Halifax Boardwalk Has Something for Everyone, Especially Kids

Days 69 and 70, 2023 North Atlantic Adventure

Wednesday and Thursday, July 19-20, 2023; Sydney and Halifax, Nova Scotia, Canada.

Let the packing begin. Yes, I broke down and started packing on Wednesday and found a surprise! In one of my suitcases was the duffel bag “pillow gift” from the world cruise. I thought I had sent it home in mid-May. Now I won’t need to buy a suitcase to get everything home.

On Friday morning I will mostly complete the packing, before leaving around noon from Portland, Maine, for Freeport and LL Bean´s flagship store. I like the fit of their clothes and want to try different styles and sizes, having lost about 12 pounds since coming on board, If I get too much, they will ship it.

Today our better-than-expected weather continued as the forecast rain held off. Unfortunately, the Zuiderdam drew the short straw and moored at a commercial pier that required a shuttle bus to the cruise pier area (the Zaandam and Liberty of the Seas docked there).

I love the Halifax waterfront, so set off on a four-mile walk along it. The North American Indigenous Games are coming to an end in Halifax, and there were activities and cultural celebrations along the way.

Families were everywhere. The area is designed for children, and they take full advantage. All you need to do is give them something to follow on the sidewalk.

There’s nothing like a “no climbing” sign to encourage all ages to try it out. Others find creative ways to corral the kiddos.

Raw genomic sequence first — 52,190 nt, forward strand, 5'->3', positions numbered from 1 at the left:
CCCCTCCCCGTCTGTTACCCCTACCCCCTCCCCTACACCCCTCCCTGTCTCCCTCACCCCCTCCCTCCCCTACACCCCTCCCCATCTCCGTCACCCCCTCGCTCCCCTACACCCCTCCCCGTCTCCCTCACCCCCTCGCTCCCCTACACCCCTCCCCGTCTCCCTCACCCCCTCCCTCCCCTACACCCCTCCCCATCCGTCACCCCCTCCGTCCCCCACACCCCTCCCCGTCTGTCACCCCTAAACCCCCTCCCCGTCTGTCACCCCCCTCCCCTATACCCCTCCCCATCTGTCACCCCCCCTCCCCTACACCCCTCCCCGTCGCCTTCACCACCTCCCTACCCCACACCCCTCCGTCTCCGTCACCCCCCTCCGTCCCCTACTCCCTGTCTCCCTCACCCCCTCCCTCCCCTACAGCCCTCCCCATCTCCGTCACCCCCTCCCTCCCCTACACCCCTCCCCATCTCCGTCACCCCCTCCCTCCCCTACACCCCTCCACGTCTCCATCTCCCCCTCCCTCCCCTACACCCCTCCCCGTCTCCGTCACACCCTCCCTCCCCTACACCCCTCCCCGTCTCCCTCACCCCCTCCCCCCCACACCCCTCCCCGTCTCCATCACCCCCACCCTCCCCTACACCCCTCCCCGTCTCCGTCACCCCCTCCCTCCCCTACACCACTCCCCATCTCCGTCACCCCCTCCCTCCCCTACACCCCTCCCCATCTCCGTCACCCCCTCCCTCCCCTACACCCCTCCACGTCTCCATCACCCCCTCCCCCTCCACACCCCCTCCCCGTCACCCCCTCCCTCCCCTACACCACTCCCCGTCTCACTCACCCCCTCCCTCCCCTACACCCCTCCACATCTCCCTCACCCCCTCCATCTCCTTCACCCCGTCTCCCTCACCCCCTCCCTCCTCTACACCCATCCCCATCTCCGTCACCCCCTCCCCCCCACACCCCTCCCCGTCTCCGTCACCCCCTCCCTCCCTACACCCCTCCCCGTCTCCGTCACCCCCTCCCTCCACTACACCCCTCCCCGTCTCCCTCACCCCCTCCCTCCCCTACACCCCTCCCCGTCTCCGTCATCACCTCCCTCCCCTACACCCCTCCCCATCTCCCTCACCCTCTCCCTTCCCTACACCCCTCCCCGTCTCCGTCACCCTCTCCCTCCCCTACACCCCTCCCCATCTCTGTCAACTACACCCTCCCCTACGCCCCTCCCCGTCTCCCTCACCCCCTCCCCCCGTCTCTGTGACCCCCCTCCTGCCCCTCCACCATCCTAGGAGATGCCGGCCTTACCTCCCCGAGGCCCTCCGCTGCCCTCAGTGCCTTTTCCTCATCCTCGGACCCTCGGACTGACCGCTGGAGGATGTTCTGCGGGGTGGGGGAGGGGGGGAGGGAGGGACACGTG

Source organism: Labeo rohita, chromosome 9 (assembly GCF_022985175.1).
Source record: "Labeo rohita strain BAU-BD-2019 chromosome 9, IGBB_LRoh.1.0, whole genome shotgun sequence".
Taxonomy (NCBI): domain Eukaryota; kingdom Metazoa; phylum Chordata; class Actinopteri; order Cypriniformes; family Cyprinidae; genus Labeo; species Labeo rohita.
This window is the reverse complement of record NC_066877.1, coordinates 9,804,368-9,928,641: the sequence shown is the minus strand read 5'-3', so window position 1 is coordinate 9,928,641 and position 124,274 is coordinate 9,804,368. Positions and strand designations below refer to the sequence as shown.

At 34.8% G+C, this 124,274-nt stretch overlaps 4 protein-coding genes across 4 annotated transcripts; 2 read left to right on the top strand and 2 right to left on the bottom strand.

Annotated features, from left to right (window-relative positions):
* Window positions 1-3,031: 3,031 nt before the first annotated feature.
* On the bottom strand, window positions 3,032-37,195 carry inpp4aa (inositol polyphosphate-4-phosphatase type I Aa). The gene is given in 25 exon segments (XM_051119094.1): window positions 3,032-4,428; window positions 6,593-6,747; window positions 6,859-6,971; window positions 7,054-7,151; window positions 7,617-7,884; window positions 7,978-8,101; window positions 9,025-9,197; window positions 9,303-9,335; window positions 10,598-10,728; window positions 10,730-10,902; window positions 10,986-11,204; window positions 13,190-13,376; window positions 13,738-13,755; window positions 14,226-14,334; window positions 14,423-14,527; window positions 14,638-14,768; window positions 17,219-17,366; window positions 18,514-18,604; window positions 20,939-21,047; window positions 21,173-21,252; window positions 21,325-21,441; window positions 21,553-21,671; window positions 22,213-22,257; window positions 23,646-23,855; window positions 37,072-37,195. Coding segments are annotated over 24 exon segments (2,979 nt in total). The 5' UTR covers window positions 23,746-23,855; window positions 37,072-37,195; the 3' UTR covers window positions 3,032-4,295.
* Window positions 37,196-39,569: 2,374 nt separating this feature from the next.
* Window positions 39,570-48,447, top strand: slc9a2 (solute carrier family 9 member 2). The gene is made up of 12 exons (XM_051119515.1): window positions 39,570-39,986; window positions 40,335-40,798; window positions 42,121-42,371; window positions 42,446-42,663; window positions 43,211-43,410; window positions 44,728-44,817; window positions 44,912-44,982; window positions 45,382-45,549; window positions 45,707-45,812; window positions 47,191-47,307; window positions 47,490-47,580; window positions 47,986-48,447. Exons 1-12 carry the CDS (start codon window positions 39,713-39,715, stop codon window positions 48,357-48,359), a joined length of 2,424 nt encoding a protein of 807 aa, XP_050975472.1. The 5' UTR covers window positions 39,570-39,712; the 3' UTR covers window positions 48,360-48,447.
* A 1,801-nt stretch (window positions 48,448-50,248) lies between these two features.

I passed by the maritime museum – well worth the stop, but I was there four years ago. Plenty of benches line the boardwalk, so of course I sat to sketch and watch everything from sailboats to larger ships pass by. I looked for Theodore the Tug, a favorite tourist boat, but learned it is gone. And of course, I had a lobster roll — very expensive but delicious.

There are some ports I like more than others, and I can find something I like about almost every port. Sydney yesterday was one of those ports that required some effort to really enjoy. It has a great pier pavilion with shops and a restaurant. A craft market fills one end of the building, and smaller booths selling crafts and souvenirs line the walkway.

The real star of the pier is the giant fiddle. Sydney is on Cape Breton Island, which is known for traditional fiddle music, brought from Scotland during the highland clearances.

I had what must have been my shortest shore excursions ever. We walked up the stairs in the pier pavilion to a private room, which now houses the Royal Cape Breton Yacht Club. There a guitarist sang familiar folk songs while we enjoyed mussels and a flight of local beers and ciders for 90 minutes.

On my previous visit to Sydney, I took a tour to Baddeck, a resort village on the beautiful Bras d’Or Lakes. Among the attractions there is the Alexander Graham Bell Museum, and as a retiree from AT&T, I couldn’t skip it.

This time I decided to explore Sydney after my brief excursion on the pier, but unlike Charlottetown the day before, it didn’t offer much to see. The main commercial street is in the midst of major construction. So I ducked into the Governor’s Pub looking for a lobster roll (10 mussels aren’t that filling). The server steered me away from it, describing it as not the best, so I enjoyed calamari and a Thai peanut soup that was outstanding. I’ll be back here in late September and will plan to explore out of town.